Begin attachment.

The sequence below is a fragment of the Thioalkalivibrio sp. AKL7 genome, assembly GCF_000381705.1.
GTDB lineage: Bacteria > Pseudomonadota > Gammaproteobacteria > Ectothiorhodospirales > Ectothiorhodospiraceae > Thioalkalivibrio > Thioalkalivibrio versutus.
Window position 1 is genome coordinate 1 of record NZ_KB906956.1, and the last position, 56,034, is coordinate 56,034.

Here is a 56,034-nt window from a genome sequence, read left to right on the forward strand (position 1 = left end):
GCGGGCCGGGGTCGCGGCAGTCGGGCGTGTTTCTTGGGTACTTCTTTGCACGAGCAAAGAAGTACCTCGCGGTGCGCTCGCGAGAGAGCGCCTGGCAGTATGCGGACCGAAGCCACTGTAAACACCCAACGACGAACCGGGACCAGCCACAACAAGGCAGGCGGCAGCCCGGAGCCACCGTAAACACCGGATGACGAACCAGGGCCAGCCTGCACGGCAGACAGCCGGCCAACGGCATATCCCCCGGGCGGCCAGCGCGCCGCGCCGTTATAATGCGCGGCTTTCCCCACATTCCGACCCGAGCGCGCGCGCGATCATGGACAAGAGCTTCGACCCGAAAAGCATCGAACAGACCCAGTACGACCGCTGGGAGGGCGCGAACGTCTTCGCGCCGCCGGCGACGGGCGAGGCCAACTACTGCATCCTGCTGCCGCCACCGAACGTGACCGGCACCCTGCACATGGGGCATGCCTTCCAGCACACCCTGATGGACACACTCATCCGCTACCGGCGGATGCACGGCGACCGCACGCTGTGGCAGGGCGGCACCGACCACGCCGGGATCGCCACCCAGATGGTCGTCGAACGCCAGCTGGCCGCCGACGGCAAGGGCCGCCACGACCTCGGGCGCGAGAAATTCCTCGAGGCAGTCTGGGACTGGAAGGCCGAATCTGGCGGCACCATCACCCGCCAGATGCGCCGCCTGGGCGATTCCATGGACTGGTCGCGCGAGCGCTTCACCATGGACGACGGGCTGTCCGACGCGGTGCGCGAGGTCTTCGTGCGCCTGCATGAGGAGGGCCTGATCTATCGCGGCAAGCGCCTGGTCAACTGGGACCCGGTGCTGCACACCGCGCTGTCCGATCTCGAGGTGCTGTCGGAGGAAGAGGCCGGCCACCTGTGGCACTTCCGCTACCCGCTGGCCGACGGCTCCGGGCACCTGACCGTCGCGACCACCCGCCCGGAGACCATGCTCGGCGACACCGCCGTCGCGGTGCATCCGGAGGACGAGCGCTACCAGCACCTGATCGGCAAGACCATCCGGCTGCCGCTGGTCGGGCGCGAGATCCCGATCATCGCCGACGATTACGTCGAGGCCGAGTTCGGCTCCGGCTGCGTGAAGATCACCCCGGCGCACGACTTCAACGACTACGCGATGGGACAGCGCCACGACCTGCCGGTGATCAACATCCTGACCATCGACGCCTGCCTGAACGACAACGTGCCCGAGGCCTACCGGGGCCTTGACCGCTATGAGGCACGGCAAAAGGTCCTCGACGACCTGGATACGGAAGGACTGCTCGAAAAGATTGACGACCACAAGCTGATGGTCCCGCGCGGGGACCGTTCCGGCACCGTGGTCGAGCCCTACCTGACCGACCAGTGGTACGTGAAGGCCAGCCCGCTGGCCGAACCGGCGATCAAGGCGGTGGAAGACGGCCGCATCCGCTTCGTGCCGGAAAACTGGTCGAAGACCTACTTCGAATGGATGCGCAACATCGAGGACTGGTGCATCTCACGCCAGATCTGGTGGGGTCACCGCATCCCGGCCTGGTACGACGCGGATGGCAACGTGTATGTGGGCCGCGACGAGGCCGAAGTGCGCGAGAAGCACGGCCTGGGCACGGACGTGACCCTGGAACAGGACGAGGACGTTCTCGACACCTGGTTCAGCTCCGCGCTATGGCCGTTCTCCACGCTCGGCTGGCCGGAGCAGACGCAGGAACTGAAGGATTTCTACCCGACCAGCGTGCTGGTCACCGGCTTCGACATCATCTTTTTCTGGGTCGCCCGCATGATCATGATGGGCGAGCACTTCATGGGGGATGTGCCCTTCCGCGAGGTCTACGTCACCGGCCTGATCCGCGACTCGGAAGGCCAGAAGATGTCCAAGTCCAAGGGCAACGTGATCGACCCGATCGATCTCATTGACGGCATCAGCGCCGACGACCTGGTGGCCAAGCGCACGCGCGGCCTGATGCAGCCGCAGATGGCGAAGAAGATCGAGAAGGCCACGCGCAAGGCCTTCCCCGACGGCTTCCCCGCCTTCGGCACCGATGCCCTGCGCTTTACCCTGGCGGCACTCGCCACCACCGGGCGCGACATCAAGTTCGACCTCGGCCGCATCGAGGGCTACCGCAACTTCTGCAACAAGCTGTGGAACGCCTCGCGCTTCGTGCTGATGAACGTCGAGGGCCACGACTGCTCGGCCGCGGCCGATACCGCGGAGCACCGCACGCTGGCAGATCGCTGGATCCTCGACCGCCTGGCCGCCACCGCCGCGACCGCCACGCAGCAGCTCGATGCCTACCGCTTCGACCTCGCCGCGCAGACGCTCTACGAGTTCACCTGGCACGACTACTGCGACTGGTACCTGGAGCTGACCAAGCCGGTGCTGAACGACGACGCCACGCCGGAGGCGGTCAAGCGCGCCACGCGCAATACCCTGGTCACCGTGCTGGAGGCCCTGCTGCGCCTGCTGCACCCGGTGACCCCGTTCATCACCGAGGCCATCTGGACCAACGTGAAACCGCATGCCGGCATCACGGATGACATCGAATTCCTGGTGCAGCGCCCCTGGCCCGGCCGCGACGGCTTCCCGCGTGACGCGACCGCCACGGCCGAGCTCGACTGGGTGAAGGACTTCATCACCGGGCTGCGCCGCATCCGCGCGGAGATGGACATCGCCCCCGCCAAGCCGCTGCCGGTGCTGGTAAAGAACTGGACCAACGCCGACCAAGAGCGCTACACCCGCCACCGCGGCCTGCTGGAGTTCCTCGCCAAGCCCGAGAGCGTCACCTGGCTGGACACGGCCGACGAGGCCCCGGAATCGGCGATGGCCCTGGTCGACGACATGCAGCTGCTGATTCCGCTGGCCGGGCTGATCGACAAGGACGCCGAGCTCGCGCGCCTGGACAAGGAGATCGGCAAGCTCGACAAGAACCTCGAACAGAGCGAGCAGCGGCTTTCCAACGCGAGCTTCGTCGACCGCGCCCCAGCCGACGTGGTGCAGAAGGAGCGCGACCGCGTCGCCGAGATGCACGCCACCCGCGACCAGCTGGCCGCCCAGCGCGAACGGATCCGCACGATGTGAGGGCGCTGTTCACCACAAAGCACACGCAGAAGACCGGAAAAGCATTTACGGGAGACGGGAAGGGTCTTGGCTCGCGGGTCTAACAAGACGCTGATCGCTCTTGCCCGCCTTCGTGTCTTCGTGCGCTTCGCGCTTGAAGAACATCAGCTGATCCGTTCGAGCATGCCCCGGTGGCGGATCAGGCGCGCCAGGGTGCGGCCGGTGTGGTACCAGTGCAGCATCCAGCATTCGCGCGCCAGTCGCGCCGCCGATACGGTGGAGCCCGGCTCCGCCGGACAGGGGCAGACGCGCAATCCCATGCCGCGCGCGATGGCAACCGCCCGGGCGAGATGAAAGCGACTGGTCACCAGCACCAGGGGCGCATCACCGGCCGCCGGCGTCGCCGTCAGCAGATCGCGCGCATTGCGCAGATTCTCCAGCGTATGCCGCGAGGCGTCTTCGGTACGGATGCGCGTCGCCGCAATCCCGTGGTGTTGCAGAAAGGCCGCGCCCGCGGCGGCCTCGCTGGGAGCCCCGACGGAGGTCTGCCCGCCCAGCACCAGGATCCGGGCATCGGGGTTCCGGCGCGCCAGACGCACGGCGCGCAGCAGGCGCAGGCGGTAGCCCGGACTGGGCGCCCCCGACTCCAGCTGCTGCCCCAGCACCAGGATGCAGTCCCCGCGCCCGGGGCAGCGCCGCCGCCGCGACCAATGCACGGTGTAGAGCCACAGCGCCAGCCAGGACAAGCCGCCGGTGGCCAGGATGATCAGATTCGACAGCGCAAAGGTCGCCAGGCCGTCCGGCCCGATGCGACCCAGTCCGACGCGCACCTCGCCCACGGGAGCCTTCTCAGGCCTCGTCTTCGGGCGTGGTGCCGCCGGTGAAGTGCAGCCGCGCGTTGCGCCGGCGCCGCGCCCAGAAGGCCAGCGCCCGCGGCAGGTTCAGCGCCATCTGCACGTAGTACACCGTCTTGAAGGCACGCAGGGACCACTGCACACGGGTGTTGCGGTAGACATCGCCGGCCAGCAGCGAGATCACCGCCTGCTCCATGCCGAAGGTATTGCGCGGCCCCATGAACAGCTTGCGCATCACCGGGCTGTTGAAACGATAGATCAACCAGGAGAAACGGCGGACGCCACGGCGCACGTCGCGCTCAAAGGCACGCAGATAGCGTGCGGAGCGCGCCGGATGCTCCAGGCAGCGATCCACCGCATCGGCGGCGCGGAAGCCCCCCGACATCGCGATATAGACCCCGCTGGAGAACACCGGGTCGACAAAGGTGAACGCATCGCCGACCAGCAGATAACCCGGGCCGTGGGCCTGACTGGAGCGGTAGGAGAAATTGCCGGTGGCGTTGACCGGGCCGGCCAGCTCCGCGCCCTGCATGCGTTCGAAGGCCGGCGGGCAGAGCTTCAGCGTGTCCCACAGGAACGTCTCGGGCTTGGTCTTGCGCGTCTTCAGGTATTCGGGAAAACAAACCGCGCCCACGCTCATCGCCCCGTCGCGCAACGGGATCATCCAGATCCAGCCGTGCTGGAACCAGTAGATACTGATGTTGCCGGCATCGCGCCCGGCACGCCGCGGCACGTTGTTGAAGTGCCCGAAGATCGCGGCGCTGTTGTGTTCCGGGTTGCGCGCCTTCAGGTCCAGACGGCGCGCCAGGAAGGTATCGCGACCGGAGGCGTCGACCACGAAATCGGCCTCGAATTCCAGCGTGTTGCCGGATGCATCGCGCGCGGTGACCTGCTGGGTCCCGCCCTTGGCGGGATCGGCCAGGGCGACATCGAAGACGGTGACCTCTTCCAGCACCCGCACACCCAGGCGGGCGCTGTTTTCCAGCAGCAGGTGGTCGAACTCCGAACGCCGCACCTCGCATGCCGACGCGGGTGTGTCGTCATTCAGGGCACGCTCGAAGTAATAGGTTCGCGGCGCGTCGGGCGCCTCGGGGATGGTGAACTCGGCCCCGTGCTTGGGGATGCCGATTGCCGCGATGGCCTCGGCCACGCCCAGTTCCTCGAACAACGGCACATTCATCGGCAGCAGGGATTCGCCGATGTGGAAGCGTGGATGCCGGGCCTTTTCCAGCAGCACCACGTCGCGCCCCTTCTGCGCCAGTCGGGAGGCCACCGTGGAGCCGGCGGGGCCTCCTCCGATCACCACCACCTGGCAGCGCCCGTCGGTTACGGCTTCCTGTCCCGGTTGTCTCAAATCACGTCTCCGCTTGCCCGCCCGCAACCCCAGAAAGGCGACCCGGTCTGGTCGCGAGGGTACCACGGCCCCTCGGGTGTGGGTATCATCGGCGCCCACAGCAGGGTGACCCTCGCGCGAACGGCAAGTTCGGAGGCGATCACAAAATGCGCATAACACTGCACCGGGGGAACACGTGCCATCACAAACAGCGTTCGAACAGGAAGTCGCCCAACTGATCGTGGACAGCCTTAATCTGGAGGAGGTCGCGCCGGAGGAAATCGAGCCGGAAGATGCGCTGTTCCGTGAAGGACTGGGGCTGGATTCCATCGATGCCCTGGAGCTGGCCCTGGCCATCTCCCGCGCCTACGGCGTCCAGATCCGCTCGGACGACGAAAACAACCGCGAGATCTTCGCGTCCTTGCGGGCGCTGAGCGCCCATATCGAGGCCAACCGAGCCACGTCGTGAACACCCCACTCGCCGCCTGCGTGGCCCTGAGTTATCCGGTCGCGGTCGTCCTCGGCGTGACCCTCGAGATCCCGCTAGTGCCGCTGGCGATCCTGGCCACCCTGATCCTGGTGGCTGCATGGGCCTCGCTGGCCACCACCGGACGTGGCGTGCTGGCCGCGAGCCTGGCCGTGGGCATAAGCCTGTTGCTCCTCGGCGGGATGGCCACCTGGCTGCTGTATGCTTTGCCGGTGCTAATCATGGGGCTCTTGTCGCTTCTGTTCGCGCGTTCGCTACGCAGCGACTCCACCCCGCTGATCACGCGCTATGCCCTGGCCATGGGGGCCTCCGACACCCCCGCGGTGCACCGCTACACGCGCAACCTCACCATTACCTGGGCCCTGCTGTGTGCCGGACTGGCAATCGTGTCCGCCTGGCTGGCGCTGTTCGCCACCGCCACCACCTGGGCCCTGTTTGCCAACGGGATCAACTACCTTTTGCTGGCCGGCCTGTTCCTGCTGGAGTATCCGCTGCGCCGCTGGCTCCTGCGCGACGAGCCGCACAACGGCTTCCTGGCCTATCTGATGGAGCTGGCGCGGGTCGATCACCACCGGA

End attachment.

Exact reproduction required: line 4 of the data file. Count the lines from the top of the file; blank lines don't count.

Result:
Here is a 56,034-nt window from a genome sequence, read left to right on the forward strand (position 1 = left end):